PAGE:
reconfig_resource_acquire, reconfig_resource_complete, and
reconfig_resource_release
򐂰 event error and config_too_long
Secondary events
These events are called by other events. This category of events includes:
򐂰 node_up_local and node_up_local_complete
򐂰 node_down_local and node_down_local_complete
򐂰 acquire_service_addr and acquire_takeover_addr
򐂰 release_service_addr and release_takeover_addr
򐂰 start_server and stop_server
򐂰 get_disk_vg_fs and release_vg_fs
There are other types of scripts used for:
򐂰 Starting/stopping application server and failure notification:
– /usr/es/sbin/cluster/events/server_down
– /usr/es/sbin/cluster/events/server_down_complete
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– /usr/es/sbin/cluster/events/server_restart
– /usr/es/sbin/cluster/events/server_restart_complete
򐂰 Moving resource groups
– /usr/es/sbin/cluster/events/rg_move
– /usr/es/sbin/cluster/events/rg_move_complete
The following actions/scripts are associated with each cluster event:
򐂰 Notify Command
It is launched in the background with the start parameter.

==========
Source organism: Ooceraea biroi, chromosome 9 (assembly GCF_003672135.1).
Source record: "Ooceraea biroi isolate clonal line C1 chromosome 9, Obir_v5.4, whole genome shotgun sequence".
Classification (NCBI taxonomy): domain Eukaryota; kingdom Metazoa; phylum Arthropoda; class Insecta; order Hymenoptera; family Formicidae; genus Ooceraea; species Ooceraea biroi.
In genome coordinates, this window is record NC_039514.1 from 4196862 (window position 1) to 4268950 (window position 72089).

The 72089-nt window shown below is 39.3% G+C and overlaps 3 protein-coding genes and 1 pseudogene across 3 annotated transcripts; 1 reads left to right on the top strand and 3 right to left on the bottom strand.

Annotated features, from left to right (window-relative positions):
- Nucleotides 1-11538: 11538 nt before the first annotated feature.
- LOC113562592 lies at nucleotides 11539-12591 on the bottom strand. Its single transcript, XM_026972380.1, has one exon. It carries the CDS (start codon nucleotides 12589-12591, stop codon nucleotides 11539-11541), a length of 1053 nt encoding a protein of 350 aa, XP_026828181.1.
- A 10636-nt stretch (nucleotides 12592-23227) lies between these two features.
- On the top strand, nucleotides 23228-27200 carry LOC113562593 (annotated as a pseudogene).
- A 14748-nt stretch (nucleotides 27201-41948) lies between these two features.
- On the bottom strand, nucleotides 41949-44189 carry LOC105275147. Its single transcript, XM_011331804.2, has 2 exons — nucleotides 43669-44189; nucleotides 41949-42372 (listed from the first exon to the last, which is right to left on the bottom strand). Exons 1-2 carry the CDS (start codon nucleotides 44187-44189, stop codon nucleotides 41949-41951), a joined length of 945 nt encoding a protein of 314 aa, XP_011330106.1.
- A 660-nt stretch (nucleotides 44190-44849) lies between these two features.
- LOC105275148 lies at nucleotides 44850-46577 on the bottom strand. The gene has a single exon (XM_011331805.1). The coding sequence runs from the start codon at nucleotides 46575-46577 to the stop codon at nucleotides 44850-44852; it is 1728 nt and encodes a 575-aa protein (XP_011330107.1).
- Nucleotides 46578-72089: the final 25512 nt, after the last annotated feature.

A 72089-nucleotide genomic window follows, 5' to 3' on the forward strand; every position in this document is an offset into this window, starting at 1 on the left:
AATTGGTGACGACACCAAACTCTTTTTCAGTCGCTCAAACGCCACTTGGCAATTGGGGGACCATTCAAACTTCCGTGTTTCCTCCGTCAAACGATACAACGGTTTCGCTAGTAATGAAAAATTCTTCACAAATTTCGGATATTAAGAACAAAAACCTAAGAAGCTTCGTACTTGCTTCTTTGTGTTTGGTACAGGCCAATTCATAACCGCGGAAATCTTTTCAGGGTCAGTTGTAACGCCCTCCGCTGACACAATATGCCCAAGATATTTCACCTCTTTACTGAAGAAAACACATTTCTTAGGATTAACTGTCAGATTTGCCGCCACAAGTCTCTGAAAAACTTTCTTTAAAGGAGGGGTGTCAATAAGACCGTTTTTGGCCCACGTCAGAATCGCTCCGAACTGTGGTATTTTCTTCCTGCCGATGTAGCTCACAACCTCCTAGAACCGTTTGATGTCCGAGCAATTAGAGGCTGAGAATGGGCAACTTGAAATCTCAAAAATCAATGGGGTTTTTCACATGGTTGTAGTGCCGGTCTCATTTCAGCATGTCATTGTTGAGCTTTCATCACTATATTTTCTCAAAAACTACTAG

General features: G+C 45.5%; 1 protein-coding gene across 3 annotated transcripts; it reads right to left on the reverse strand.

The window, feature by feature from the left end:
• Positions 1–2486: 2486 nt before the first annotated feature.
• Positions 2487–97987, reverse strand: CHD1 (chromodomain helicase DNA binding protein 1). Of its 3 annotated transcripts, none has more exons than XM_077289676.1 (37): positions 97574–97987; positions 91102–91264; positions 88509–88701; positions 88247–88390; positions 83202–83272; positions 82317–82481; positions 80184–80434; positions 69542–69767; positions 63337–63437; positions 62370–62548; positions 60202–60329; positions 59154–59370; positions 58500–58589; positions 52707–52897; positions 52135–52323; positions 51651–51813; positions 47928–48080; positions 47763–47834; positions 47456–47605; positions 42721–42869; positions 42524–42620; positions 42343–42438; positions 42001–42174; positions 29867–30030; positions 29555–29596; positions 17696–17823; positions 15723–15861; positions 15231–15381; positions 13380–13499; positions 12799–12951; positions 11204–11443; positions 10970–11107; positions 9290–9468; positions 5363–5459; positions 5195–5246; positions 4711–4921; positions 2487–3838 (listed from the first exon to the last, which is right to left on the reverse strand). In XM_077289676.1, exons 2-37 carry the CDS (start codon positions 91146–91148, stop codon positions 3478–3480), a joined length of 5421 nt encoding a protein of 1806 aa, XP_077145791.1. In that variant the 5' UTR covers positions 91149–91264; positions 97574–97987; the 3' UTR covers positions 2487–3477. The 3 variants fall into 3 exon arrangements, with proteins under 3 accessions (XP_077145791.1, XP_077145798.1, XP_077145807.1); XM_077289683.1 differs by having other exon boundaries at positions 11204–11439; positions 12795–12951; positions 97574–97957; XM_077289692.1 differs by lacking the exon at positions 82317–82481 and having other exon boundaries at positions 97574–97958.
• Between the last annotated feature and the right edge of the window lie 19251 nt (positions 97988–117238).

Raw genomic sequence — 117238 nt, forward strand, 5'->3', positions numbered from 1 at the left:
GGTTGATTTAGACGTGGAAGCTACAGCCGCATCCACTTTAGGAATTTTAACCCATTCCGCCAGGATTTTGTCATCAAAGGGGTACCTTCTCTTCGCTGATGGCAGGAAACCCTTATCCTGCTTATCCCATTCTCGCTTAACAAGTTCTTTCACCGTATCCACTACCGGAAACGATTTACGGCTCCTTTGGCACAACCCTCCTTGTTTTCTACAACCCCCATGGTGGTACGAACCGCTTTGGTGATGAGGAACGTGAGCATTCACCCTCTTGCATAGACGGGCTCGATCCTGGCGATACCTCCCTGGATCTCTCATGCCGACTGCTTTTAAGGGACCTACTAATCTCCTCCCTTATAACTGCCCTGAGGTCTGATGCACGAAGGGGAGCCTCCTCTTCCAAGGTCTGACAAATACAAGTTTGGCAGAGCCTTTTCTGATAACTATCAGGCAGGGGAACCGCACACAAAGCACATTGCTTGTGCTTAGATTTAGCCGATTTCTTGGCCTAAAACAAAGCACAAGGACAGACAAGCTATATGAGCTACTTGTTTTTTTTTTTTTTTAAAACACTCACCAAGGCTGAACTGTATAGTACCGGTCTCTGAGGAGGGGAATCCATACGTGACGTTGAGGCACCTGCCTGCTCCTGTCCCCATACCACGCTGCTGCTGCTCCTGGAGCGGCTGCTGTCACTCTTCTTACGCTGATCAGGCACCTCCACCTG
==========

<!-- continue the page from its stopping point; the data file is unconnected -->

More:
򐂰 Pre-event scripts
These scripts are launched before the event script.
If you have multiple pre-events, they are called in the sequence they are listed
in the configuration (ODM).
򐂰 Recovery Commands
This scripts are launched when event execution returns a non-zero code or
when the application’s monitoring recovery counter value is greater than zero.
򐂰 Post event script
These scripts are launched after the event has completed.
If you have multiple post-events, they are called in the sequence they are
listed in the HACMP configuration (ODM).
5.4.1 Pre-event and post-event considerations
You should be aware that cluster synchronization does not copy pre-event and
post-event scripts from one node of the cluster to others, so you will have to copy
the scripts to all cluster nodes.
Since the default execution shell in AIX is the Korn Shell you should not forget to
include this interpreter line (the first line) in your scripts (#!/bin/ksh), and to set
the execute bit.
Ensure that cluster scripts exist and have the same location and name on every
cluster node.
Before starting the cluster in a production environment, test all your
event-associated scripts.
Pre-events and post-events are shown in Example 5-42 on page 249.
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Example 5-42 Changing cluster events
Change/Show Cluster Events
Type or select values in entry fields.
Press Enter AFTER making all desired changes.
[Entry Fields]
Event Name
rg_move
Description
Script to move a resource group.
* Event Command
[/usr/es/sbin/cluster/events/rg_move]
Notify Command
Pre-event Command
Post-event Command
Recovery Command